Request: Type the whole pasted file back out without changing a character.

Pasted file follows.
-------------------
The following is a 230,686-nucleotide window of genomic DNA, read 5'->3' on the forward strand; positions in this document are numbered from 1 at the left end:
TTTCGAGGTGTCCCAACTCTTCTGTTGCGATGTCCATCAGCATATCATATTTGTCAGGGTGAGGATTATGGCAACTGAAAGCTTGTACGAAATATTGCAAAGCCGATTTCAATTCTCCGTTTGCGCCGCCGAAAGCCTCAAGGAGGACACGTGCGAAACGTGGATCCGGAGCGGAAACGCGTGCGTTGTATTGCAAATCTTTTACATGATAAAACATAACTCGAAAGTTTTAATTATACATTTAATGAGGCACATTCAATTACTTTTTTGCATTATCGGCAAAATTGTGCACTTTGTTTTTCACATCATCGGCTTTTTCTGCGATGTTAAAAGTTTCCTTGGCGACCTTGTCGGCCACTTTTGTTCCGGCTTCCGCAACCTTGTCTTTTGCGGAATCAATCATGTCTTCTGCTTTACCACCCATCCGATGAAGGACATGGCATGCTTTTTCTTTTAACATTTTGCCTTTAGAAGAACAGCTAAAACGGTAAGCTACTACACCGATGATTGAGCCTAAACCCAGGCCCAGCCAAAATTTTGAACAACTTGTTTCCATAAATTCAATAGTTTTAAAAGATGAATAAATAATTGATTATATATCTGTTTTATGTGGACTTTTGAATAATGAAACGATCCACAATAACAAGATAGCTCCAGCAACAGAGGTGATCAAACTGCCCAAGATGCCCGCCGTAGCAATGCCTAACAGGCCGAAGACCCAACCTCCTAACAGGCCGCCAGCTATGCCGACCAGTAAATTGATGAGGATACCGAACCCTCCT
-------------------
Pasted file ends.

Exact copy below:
The following is a 230,686-nucleotide window of genomic DNA, read 5'->3' on the forward strand; positions in this document are numbered from 1 at the left end:
TTTCGAGGTGTCCCAACTCTTCTGTTGCGATGTCCATCAGCATATCATATTTGTCAGGGTGAGGATTATGGCAACTGAAAGCTTGTACGAAATATTGCAAAGCCGATTTCAATTCTCCGTTTGCGCCGCCGAAAGCCTCAAGGAGGACACGTGCGAAACGTGGATCCGGAGCGGAAACGCGTGCGTTGTATTGCAAATCTTTTACATGATAAAACATAACTCGAAAGTTTTAATTATACATTTAATGAGGCACATTCAATTACTTTTTTGCATTATCGGCAAAATTGTGCACTTTGTTTTTCACATCATCGGCTTTTTCTGCGATGTTAAAAGTTTCCTTGGCGACCTTGTCGGCCACTTTTGTTCCGGCTTCCGCAACCTTGTCTTTTGCGGAATCAATCATGTCTTCTGCTTTACCACCCATCCGATGAAGGACATGGCATGCTTTTTCTTTTAACATTTTGCCTTTAGAAGAACAGCTAAAACGGTAAGCTACTACACCGATGATTGAGCCTAAACCCAGGCCCAGCCAAAATTTTGAACAACTTGTTTCCATAAATTCAATAGTTTTAAAAGATGAATAAATAATTGATTATATATCTGTTTTATGTGGACTTTTGAATAATGAAACGATCCACAATAACAAGATAGCTCCAGCAACAGAGGTGATCAAACTGCCCAAGATGCCCGCCGTAGCAATGCCTAACAGGCCGAAGACCCAACCTCCTAACAGGCCGCCAGCTATGCCGACCAGTAAATTGATGAGGATACCGAACCCTCCT